Table 3. Fatty acid composition (as a percentage of total fatty acids), cholesterol (mg·100 g−1 of sample), retinol (μg·g−1 of sample) and standard error of the mean (SEM) of total lipids from subcutaneous fat
Fatty acids Rump Sub. Biceps femoris Subcutaneous dorsal Subcutaneous ventral Significance
Male Fem. SEM Male Fem. SEM Male Fem. SEM Male Fem. SEM S L SxL
C10:0 0.01 0.02 0.002 0.01 0.01 0.002 0.01 0.01 0.001 0.01 0.01 0.002 ns ns ns
C12:0 0.04 0.04 0.0021 0.04 0.04 0.0011 0.04 0.03 0.0011 0.06a 0.05b 0.0032 ** *** ns
C14:0 1.19 1.12 0.0281 1.16 1.11 0.0241 1.11 1.05 0.0201 1.32 1.25 0.0352 * *** ns
C14:1 0.01 0.01 0.001 0.01 0.01 0.001 0.01 0.01 0.001 0.01 0.01 0.001 * ** ns
C15:0 0.04a 0.03b 0.0011 0.03 0.03 0.0011 0.04a 0.04b 0.0022 0.05a 0.04b 0.0022 *** *** ns
C16:0 22.25 21.79 0.2961 21.93 21.44 0.1871 22.58 21.80 0.2731 25.27 24.44 0.4012 * *** ns
C16:1 n7 1.72 1.60 0.0541 2.09 2.09 0.1452 1.73 1.57 0.0591 2.12 2.20 0.1072 ns *** ns
C17:0 0.26 0.23 0.00912 0.23 0.22 0.0092 0.30 0.26 0.0131 0.31a 0.24b 0.0161 ** ** ns
C17:1 0.26a 0.21b 0.013 0.28 0.25 0.010 0.27 0.22 0.018 0.26 0.23 0.010 ** ns ns
C18:0 11.92 11.92 0.1991 11.45 11.34 0.2561 11.89 12.24 0.3121 13.92 12.67 0.4862 ns ** ns
C18:1 c n9 43.98 44.68 0.4791 46.36 46.29 0.3932 43.02 43.71 0.5461 39.45 41.76 0.8173 ns *** ns
C18:1 c n7 2.13 2.19 0.0771 2.48 2.45 0.0982 2.15 2.16 0.0581 2.20 2.45 0.10712 ns ns ns
C18:2 n6 12.32 12.43 0.1191 10.74 11.49 0.2352 13.16 13.06 0.2811 11.79 11.26 0.3512 ns ** ns
C18:3 n6 0.02a 0.01b 0.002 0.02 0.02 0.001 0.03a 0.02b 0.002 0.02 0.02 0.002 ** ns ns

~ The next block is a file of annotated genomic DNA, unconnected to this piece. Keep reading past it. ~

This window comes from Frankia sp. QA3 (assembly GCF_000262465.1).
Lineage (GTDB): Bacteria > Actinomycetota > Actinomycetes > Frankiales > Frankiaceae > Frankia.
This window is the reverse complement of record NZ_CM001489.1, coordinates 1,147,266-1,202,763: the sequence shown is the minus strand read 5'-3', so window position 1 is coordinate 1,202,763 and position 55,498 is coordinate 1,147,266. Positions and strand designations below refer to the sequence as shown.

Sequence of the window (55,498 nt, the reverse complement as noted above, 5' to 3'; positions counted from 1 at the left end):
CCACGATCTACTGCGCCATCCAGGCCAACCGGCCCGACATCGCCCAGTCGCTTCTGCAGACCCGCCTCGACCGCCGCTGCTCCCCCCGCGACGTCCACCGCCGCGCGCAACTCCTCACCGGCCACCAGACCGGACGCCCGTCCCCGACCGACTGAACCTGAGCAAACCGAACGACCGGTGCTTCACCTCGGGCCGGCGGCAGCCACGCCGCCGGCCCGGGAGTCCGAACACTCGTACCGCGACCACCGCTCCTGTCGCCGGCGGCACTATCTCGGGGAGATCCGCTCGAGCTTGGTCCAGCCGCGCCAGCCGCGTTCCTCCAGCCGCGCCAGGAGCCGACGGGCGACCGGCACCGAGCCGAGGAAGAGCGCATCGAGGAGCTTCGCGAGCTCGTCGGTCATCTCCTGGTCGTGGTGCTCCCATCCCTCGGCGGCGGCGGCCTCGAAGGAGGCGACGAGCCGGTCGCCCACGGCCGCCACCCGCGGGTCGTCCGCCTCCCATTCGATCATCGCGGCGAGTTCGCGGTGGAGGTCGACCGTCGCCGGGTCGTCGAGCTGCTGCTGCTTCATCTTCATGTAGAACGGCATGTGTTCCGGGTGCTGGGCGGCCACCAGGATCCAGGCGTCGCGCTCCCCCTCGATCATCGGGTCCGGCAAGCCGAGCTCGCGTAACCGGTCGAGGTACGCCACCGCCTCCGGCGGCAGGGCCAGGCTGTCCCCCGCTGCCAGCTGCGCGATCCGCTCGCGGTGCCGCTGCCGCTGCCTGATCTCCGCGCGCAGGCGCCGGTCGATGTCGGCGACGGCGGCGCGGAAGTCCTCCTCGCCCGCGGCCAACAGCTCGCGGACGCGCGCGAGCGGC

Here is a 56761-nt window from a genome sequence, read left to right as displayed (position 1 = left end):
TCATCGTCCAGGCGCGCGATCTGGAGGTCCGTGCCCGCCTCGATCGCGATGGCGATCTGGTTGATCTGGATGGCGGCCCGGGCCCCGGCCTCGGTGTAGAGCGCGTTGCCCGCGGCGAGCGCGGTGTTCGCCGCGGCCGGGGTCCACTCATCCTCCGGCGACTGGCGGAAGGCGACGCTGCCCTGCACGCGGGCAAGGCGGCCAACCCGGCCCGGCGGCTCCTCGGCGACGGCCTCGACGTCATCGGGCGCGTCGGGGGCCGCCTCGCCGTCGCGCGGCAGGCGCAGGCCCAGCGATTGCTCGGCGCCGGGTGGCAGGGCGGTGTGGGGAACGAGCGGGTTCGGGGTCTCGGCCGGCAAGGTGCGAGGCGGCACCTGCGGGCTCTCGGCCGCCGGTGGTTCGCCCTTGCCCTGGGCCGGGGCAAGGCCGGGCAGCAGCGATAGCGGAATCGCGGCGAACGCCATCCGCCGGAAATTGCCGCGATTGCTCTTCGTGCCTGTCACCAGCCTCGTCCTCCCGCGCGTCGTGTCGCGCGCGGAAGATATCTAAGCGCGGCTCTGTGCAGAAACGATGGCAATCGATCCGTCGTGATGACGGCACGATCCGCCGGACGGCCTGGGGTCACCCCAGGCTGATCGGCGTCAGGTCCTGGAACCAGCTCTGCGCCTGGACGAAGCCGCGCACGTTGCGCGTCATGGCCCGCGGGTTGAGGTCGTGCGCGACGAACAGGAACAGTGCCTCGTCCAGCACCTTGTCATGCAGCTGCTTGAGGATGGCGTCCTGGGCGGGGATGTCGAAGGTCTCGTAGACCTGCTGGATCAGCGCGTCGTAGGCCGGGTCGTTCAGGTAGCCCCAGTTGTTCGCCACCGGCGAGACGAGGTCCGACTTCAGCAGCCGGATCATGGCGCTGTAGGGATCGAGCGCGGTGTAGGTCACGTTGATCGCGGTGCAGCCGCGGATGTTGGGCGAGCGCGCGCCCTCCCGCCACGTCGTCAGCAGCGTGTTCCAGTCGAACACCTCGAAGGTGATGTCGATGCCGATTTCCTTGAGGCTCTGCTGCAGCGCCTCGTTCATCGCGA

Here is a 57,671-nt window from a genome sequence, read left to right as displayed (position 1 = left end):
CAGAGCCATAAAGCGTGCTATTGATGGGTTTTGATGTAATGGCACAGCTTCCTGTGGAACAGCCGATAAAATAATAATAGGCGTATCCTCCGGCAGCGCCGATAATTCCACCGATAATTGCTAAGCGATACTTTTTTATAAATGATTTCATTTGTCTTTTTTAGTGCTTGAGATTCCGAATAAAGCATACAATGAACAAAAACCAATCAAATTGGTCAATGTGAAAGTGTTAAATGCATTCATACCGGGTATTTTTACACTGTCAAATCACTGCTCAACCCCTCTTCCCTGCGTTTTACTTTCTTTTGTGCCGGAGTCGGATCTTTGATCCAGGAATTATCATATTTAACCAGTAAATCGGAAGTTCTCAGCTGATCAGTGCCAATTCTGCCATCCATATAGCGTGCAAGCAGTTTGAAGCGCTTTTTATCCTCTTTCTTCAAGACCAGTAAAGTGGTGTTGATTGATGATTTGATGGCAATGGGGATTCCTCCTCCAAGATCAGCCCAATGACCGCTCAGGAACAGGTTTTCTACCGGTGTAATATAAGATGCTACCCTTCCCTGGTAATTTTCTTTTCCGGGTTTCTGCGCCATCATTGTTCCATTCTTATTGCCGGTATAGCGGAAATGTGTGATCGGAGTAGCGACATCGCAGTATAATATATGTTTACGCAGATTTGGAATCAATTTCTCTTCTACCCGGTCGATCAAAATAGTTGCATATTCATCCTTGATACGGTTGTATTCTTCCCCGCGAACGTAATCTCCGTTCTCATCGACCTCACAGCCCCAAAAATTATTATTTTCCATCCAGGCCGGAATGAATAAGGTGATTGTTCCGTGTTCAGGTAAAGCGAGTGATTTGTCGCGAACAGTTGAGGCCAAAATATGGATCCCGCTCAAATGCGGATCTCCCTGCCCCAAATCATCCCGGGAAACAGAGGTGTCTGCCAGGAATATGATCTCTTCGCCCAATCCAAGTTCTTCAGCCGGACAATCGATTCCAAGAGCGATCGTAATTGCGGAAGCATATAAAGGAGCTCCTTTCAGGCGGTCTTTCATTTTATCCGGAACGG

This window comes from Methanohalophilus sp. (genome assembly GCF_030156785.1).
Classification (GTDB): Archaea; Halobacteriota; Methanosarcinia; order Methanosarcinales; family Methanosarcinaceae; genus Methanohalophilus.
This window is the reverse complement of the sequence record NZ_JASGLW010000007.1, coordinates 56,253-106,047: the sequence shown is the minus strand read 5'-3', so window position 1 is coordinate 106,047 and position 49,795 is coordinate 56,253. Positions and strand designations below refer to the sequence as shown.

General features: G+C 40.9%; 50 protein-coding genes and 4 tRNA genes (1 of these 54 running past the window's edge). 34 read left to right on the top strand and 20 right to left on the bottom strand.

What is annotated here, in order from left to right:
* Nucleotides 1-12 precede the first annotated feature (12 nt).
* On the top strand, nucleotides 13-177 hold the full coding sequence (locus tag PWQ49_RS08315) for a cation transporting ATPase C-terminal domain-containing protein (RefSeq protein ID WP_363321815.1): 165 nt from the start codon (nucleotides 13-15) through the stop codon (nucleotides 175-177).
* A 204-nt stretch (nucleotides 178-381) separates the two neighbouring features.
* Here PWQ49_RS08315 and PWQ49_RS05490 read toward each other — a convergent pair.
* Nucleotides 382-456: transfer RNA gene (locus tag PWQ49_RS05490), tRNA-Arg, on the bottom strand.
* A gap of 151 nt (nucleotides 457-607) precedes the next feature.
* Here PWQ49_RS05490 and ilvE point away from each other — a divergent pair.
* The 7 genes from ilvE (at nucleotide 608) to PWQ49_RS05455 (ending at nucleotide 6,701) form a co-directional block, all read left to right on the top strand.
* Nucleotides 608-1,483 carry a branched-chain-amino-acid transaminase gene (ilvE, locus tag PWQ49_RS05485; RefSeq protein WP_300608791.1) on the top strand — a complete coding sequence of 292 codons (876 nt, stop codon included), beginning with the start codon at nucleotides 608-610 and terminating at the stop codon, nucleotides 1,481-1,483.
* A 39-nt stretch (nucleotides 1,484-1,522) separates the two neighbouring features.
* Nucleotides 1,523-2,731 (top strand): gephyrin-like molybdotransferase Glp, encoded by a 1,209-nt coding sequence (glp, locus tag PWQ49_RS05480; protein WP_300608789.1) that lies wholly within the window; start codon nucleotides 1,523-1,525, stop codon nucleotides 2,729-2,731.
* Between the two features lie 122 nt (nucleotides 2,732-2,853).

C18:3 n3 0.64 0.59 0.017 0.61 0.63 0.017 0.66 0.64 0.028 0.61 0.56 0.024 ns ns ns
C20:0 0.22 0.20 0.01012 0.17 0.15 0.0082 0.23 0.21 0.0211 0.21 0.17 0.01312 ns * ns
C20:1 n9 1.31 1.36 0.0401 1.06 1.09 0.0202 1.25 1.35 0.0711 1.02 0.99 0.0452 ns *** ns
C20:2 n6 0.85 0.85 0.0251 0.62 0.65 0.0182 0.83 0.81 0.0301 0.56 0.54 0.0373 ns *** ns
C20:3 n6 0.07 0.06 0.004 0.07 0.07 0.004 0.07 0.07 0.004 0.07 0.07 0.005 ns ns ns
C20:4 n6 0.12 0.11 0.0061 0.16 0.16 0.0082 0.12 0.12 0.0081 0.19 0.18 0.0113 ns *** ns
C20:3 n3 0.18 0.16 0.0091 0.12 0.11 0.0042 0.15 0.15 0.0063 0.10 0.09 0.0062 ns *** ns
C22:2 n6 0.43 0.36 0.062 0.31 0.30 0.054 0.31 0.45 0.058 0.38 0.39 0.066 ns ns ns
C24:0 0.03 0.03 0.0031 0.05 0.04 0.00412 0.04 0.03 0.0031 0.05 0.05 0.0042 ns ** ns
C24:1 n9 nd 0.01 0.002 0.01 0.01 0.002 nd 0.01 0.002 0.01 0.01 0.001 * ns ns
SFA 35.96 35.38 0.4361 35.07 34.38 0.2761 36.24 35.68 0.4941 41.19a 38.92b 0.8082 ns *** ns
UFA 64.04 64.62 0.4361 64.93 65.62 0.2761 63.76 64.32 0.4941 58.81 60.75 0.7532 ns *** ns
MUFA 49.41 50.06 0.4101 52.29 52.19 0.4002 48.43 49.02 0.5851 45.08a 47.64b 0.9183 ns *** ns
PUFA 14.63 14.57 0.1271 12.64 13.43 0.2712 15.33 15.30 0.3251 13.73 13.11 0.4332 ns *** ns
P/S 0.41 0.41 0.0071 0.36 0.39 0.0082 0.42 0.43 0.0111 0.33 0.34 0.0113 ns *** ns
Cholesterol 68.72 73.74 5.120 71.33 61.30 4.307 82.77 74.61 7.144 85.27 85.27 3.470 ns ns ns
Retinol 1.41 1.67 0.107 1.07 1.12 0.065 1.57 1.67 0.142 1.25 1.44 0.100 ns ns ns